30 minutes to live

FSU geography professor One blood clot Heart failure at age 34 A medical miracle

Imagine waking up every morning having to deal with severe heart problems, and barely making it out alive.

Justin Scheidt, a 34-year-old FSU geography professor, has been living this life for the last couple of years.

“When I was in my early twenties, I noticed I had an irregular heartbeat. I ignored it for a while, and when I decided to go to a doctor, they said it was nothing,” Scheidt said. “Over time it started getting worse so I finally decided to find a cardiologist to make sure everything was okay. He determined that there might be, in his words, ‘something funny’ going on in the left side of my heart.”

And he was right. The doctors found that the left side of Scheidt’s heart was not pumping as much blood as it should have been. Scheidt’s ejection fraction, the percentage of blood being pumped through, was at 35 percent. Normal range is 55-70 percent.

At that point, Scheidt’s heart problems were not affecting his day to day activities. He was active with sports and, according to him, very energetic. The doctors told Scheidt it was not a big deal and gave him medicine to help increase his ejection fraction.

Unfortunately, the medicine did not work out as well as the doctors had hoped. The left side of Scheidt’s heart continued to remain steady through June 2010 and only pumped near 35 percent of the blood.

Just four months ago things took a turn for the worse, or in Scheidt’s words, “All hell broke loose.”

In November 2011, Scheidt caught pneumonia. He went to the hospital and was told that somehow the infection made its way into his heart and was affecting it badly. He was told that his ejection percentage had now dropped to 15 percent–a level where heart transplants are discussed.

He was kept in the hospital for three nights and given medicine to stay on for two months. The doctors said they would reevaluate him in after that time elapsed.

In January 2012, Scheidt asked his mom to find the best cardiologist she could in order to get a second opinion. His mom made an appointment with Dr. Leslie Miller, a cardiologist at Tampa General Hospital in Tampa Bay, Fla..

Scheidt stayed in the hospital for one night in order for Dr. Miller to run tests on his heart. As the results agreed with those of the doctors in Michigan, Scheidt was discharged from the hospital at 10 a.m. the next morning.

Just 10 minutes later, Scheidt saw his life flash before his eyes.

“I sat up and started convulsing; I felt my blood pressure leaving me. I dialed the nurse and within two minutes, Dr. Miller and eight others were in the room strapping the bed down,” Scheidt said. “I didn’t know what was happening, but basically a huge blood clot went into my left lung. And I had 30 minutes to live. Of all the ways for it to happen, it happened in the ER. God saved my life there.”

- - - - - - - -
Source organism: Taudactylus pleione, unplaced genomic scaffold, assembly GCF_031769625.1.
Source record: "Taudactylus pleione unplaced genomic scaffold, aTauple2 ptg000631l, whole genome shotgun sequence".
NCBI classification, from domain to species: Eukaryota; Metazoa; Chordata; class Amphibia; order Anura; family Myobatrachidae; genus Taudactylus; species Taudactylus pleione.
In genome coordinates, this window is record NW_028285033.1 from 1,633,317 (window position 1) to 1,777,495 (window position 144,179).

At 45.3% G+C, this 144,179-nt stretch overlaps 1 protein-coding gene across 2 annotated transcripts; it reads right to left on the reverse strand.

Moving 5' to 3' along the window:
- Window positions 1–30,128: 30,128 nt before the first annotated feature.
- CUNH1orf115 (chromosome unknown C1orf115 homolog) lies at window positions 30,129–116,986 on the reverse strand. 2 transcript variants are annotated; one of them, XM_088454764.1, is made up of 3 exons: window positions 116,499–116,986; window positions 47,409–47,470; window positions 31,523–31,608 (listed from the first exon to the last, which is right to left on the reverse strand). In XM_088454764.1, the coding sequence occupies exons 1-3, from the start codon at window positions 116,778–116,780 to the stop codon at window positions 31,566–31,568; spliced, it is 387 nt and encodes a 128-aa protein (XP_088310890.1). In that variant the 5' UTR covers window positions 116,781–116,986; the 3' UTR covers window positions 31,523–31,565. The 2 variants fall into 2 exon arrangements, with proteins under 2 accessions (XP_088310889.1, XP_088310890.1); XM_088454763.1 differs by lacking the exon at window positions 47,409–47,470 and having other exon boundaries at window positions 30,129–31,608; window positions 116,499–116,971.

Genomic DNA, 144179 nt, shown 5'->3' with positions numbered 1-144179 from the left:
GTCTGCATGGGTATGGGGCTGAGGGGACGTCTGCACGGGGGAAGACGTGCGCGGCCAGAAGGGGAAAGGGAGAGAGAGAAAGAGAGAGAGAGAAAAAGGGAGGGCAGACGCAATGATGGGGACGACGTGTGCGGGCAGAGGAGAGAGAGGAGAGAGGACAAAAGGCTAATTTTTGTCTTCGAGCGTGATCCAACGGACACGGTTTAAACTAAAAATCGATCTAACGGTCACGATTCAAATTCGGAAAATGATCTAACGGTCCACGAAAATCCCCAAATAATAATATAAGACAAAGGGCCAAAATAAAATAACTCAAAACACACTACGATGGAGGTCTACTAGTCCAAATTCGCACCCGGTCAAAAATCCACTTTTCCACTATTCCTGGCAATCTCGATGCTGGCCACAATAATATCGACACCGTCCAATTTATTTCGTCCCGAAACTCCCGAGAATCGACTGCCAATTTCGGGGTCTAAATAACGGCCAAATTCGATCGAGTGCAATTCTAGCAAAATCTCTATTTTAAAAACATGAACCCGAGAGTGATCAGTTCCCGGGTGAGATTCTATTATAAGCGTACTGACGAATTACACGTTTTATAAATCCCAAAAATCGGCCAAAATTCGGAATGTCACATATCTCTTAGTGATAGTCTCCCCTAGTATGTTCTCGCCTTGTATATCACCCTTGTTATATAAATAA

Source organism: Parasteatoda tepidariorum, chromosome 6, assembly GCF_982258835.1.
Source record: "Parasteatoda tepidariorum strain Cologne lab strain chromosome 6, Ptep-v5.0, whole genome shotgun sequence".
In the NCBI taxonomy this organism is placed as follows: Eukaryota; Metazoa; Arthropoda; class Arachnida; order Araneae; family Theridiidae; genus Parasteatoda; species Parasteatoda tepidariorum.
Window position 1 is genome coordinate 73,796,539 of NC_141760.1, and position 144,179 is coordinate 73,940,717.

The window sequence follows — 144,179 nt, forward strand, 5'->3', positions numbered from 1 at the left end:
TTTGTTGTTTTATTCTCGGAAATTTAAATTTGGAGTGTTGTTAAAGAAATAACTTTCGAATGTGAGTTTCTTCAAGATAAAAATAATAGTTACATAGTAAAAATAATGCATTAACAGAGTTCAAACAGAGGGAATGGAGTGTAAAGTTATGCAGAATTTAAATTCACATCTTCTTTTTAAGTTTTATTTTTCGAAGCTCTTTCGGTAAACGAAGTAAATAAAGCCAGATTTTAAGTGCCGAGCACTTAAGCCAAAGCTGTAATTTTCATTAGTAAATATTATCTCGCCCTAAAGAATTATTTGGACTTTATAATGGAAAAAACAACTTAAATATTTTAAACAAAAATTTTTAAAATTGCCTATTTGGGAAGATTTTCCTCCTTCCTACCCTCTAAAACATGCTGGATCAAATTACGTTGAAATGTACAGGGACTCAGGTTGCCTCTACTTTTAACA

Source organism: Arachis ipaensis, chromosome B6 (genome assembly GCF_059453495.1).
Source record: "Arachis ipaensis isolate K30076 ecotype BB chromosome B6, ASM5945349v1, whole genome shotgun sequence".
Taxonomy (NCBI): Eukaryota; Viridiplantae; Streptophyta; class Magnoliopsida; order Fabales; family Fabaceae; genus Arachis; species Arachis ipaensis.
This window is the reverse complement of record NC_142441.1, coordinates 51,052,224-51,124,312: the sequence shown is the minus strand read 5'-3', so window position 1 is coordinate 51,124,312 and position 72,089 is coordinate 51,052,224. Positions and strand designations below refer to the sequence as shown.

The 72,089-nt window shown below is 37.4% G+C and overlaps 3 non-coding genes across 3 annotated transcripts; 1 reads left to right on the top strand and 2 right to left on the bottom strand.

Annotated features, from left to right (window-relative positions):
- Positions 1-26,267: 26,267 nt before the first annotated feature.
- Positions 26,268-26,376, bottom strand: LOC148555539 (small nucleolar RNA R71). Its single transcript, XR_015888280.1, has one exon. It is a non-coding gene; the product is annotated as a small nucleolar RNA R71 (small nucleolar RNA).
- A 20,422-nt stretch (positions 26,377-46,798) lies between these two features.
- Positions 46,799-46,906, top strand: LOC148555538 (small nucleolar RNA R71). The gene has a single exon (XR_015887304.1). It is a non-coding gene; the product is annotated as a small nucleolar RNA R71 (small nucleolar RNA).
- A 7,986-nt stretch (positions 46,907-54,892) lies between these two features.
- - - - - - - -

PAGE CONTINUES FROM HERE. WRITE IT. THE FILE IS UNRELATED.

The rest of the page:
Scheidt was scheduled to have open heart surgery in just a few days. However, in his words, nothing short of a miracle happened for him within the last two weeks.

On Tuesday, March 5, doctors scoped Scheidt’s heart to see if there was more damage than they were expecting in the surgery. They found that the left side of Scheidt’s heart had begun to heal itself. His ejection fraction increased to 20-25 percent.

Based on these results, Scheidt’s doctors called off the surgery and instead want him to continue with heavy medicine. Scheidt is hoping his heart ejection fraction will increase to 40 to 45 percent, which at that point he can go back to living a normal life.

Scheidt said everyone’s thoughts and prayers have really helped him through all of his difficult times. He is extremely grateful for the support shown by his coworkers and Ferris.

“I feel like I barely escaped with my life from this, and one of the greatest things I’ve learned is to never take life for granted,” Scheidt said. “Live it each day, even if just a little bit, and be grateful for the friends and family who stand by you in the worst possible times, as they will help pull you through. I am forever grateful to God and to all of those who sent their kind thoughts and prayers. I feel like I’ve been given my life back.”


At the age of 26, I was diagnosed with Congestive Heart failure, in the fall of 2009. My ejec­tion frac­tion was at 15 percent when I was in the ER, then sent to Grand Rapids. I went to the ER thinking I had pneu­mo­nia, but I only had trouble breathing at night, lying down. Too much fluid had built up in my body. I passed all but one of class that semester.  I am currently a student at Ferris, but had to cut back on my course load for the next two semesters while my ejec­tion frac­tion had a chance to heal to a normal range. Last I knew it was back to the 45 percent range. I plan to graduate with my degree in Computer Networking and Systems in May.

 Congratulations 🙂 I’m happy to hear you have gotten through all of that, and will be graduating in May!

Is this his excuse for the March 2012, sexual assault of a 13 yr old girl in INDIANA, and today , April3,2015 is now held on a $200,000.00 bond for this offense?

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